The Washington Capitals will open the NHL season with clipped wings and a prayer Friday night.

"We have a good system, good goaltending, good defense and good centermen," said coach Tom McVie. "But we're getting no effort from our wings."

Center Ron Lalonde, enjoying his most productive camp, was switched to left wing Friday in what may be the forerunner of several moves to bolster the forward lines. Just about anyone except rookie defenseman Robert Picard had best be prepared for similar experimentation.

"We don't want to start fooling with him," said general manager Max McNab. "But anyone else who can help up front may get a call. We know we're going to have a hard-working crew again, but we'd like to have more offense."

Center Guy Charron, the team's leading scorer of last season, skated at left wing in the final period of Thursday's 4-2 loss to Cincinnati and exerted strong offensive pressure in company with Gerry Meehan and Bob Sirois. Shifting Charron to a line with Meehan, however, would leave Washington with a one-line offensive most vulnerable to teams with strong checking units.

Besides, Charron, a winger in his Detroit days, wants no part of a return to mucking in the corners.

"Lalonde at left wing is a strong possibility," McVie said. "He's that kind of hockey player. He's a good faceoff man in tough situations and a good penalty killer. I think if I asked him to play defense he could handle that."

Lalonde needn't worry about that last alternative, because the Capitals have eight defensemen on hand right now and they have performed creditably thus far.

The tandems of Yvon Labre and Jack Lynch, Picard and Bryan Watson, and Gord Smith and Gord Lane seem destined to start the season, unless Rick Green should regain 100 per cent use of that nagging right wrist.

"I'm waiting for Dr. (Pat) Palumbo to give me the O.K. to go all out," Green said. "I hope I can play Friday. It's frustrating sitting around, and I've been sitting around since February."

The Capitals will start the season with no fewer than six defensemen, although the eventual plan is to play five, along with a full four forward lines. Picard would be the swing man, playing every other shift on either the left or right side.

Picard is a young man of limitless potential and, if the wing situation has management mumbling, he has the brass thanking someone upstairs that he isn't playing for the Quebec Nordiques.

"He's very good," McVie said. "He's getting more aware, more deliberate and more confident each time out. He can play. No doubt about that."

"I can feel the confidence getting to me," Picard agreed. "I'm having less problem taking the puck out. And we're (Picard ad Watson) getting used to each other, to passing back and forth. That's where success comes from."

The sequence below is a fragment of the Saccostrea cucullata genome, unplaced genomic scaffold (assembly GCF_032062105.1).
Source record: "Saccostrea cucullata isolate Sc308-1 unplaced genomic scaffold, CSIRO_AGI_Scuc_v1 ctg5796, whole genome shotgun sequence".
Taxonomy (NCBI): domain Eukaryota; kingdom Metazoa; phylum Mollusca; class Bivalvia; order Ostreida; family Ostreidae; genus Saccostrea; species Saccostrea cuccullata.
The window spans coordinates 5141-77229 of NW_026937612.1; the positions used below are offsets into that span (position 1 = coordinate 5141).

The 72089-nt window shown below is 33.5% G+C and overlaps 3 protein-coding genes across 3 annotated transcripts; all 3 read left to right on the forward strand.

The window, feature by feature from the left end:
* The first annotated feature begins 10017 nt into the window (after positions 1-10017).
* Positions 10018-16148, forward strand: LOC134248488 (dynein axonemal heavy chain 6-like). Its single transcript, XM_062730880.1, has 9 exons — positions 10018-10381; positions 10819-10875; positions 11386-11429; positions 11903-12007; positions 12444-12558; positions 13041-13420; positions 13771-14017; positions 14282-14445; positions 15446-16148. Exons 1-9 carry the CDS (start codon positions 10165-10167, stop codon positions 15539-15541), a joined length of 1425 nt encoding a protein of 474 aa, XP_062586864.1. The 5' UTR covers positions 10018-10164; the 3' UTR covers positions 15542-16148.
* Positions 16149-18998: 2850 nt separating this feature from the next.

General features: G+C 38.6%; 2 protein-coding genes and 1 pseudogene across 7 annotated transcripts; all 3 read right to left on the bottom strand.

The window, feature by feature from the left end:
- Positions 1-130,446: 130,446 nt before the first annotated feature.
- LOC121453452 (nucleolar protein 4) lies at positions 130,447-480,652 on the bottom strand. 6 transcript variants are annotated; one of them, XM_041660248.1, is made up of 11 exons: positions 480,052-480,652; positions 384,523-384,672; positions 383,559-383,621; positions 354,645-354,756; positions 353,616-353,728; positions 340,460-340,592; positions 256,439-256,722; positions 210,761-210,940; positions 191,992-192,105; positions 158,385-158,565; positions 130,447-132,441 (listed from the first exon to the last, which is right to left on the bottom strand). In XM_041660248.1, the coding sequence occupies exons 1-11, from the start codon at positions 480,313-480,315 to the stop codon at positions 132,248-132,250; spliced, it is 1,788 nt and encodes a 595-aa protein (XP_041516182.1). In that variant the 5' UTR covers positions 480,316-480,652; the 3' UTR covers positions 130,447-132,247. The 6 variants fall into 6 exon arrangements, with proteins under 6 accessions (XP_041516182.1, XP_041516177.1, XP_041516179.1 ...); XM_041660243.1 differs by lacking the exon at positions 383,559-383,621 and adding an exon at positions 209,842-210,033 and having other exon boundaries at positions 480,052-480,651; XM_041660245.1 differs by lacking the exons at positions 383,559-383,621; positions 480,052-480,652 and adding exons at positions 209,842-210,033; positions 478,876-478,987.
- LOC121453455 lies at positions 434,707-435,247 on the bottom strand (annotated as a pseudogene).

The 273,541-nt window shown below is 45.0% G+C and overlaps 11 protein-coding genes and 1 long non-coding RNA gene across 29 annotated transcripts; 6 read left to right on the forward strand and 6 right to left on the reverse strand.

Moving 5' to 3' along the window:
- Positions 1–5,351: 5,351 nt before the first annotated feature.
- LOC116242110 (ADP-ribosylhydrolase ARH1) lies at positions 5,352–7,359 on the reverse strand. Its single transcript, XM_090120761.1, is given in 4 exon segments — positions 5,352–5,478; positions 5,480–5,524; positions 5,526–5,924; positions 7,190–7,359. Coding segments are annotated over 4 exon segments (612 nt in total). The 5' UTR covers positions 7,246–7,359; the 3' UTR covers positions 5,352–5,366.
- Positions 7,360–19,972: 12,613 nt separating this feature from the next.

Gary Smith is one of those guys who is not a training-camp player, so there is some anxiety about what he can do in goal at age 33. But Bernie Wolfe has left no doubt. He has been superb during the first three weeks of training.

"Bernie is stronger and he has more endurance," McVie said. "He's passing the puck - he knocked it right out of the zone in London. And when the wingers are cutting in, he's using the stick much better. He's not in Gerry Cheevers' class yet, but we'll get him there."

Obviously, there is no shortage of center ice strength. But centers can't score if the wings don't get them the puck, or score occasionally themselves to loosen up the defense.

"It doesn't matter where the goals come from," McVie said. "We have three centermen who should score 30 goals. But we've got to have the kind of wingers that get them the puck. A guy who isn't a goal-scoring winger has to adapt, muck in the corners and fight for the puck."

McVie does not rule out the possibility of carrying seven or eight defensemen and using the excess as forwards. McNab is busy scanning waiver lists from around the league, but he acknowledges that "40-goal wing men do not appear on draft lists."

"We just want some of our wing men to score at a normal rate," McNab said. "(Craig) Patrick is the only wing man to do the job offensively."

McNab hopes Patrick's return from a severely sprained right ankle, tentatively scheduled for Monday, will produce a spark.

"(Guy) Charron was the igniter last year and he has indicated he'll soon be ready to do so again," McNab said. "On the wings, we can only hope Patrick will do it this year."

"I'm very, very concerned about the wings," McVie said. "We're not getting any production at all from them. The July lineup never seems to turn out like the September lineup. We thought we had three guys on the left side and three guys on the right side who could succeed in this league. But the way it looks now, any winger with anything on the ball should play on this team."

At last season's end, the left-side fixtures were Ace Bailey, Patrick, Tony White and, when he was healthy, Sirols. On the right side were Bill Riley, Hartland Monahan and Bill Collins. That still could be the lineup on opening night. But don't bet on it.